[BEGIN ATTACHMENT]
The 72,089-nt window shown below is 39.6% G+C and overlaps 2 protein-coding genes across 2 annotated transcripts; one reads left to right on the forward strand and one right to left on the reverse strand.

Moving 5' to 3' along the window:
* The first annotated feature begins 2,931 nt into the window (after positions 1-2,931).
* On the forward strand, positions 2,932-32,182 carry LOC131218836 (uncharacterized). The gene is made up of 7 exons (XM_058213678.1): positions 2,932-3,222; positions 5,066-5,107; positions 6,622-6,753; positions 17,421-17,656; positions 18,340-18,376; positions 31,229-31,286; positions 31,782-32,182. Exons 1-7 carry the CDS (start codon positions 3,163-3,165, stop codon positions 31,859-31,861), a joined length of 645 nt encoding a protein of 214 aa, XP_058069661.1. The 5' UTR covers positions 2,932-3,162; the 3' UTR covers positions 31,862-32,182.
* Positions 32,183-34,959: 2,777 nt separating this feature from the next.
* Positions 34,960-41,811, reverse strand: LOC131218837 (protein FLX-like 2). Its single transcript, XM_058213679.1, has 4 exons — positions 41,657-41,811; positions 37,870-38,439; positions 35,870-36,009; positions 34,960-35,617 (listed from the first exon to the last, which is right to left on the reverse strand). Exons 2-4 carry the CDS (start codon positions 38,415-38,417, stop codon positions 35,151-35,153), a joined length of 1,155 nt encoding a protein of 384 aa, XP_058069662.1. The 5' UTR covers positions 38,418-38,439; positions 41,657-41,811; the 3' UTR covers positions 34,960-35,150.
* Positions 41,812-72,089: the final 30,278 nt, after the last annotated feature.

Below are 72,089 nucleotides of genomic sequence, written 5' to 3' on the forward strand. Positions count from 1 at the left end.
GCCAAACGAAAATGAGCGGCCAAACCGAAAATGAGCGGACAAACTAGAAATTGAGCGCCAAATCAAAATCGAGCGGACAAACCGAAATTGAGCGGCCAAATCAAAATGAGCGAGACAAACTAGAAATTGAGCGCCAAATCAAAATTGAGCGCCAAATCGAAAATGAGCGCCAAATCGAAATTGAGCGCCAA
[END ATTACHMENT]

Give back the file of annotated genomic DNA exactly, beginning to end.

The 72,089-nt window shown below is 39.6% G+C and overlaps 2 protein-coding genes across 2 annotated transcripts; one reads left to right on the forward strand and one right to left on the reverse strand.

Moving 5' to 3' along the window:
* The first annotated feature begins 2,931 nt into the window (after positions 1-2,931).
* On the forward strand, positions 2,932-32,182 carry LOC131218836 (uncharacterized). The gene is made up of 7 exons (XM_058213678.1): positions 2,932-3,222; positions 5,066-5,107; positions 6,622-6,753; positions 17,421-17,656; positions 18,340-18,376; positions 31,229-31,286; positions 31,782-32,182. Exons 1-7 carry the CDS (start codon positions 3,163-3,165, stop codon positions 31,859-31,861), a joined length of 645 nt encoding a protein of 214 aa, XP_058069661.1. The 5' UTR covers positions 2,932-3,162; the 3' UTR covers positions 31,862-32,182.
* Positions 32,183-34,959: 2,777 nt separating this feature from the next.
* Positions 34,960-41,811, reverse strand: LOC131218837 (protein FLX-like 2). Its single transcript, XM_058213679.1, has 4 exons — positions 41,657-41,811; positions 37,870-38,439; positions 35,870-36,009; positions 34,960-35,617 (listed from the first exon to the last, which is right to left on the reverse strand). Exons 2-4 carry the CDS (start codon positions 38,415-38,417, stop codon positions 35,151-35,153), a joined length of 1,155 nt encoding a protein of 384 aa, XP_058069662.1. The 5' UTR covers positions 38,418-38,439; positions 41,657-41,811; the 3' UTR covers positions 34,960-35,150.
* Positions 41,812-72,089: the final 30,278 nt, after the last annotated feature.

Below are 72,089 nucleotides of genomic sequence, written 5' to 3' on the forward strand. Positions count from 1 at the left end.
GCCAAACGAAAATGAGCGGCCAAACCGAAAATGAGCGGACAAACTAGAAATTGAGCGCCAAATCAAAATCGAGCGGACAAACCGAAATTGAGCGGCCAAATCAAAATGAGCGAGACAAACTAGAAATTGAGCGCCAAATCAAAATTGAGCGCCAAATCGAAAATGAGCGCCAAATCGAAATTGAGCGCCAA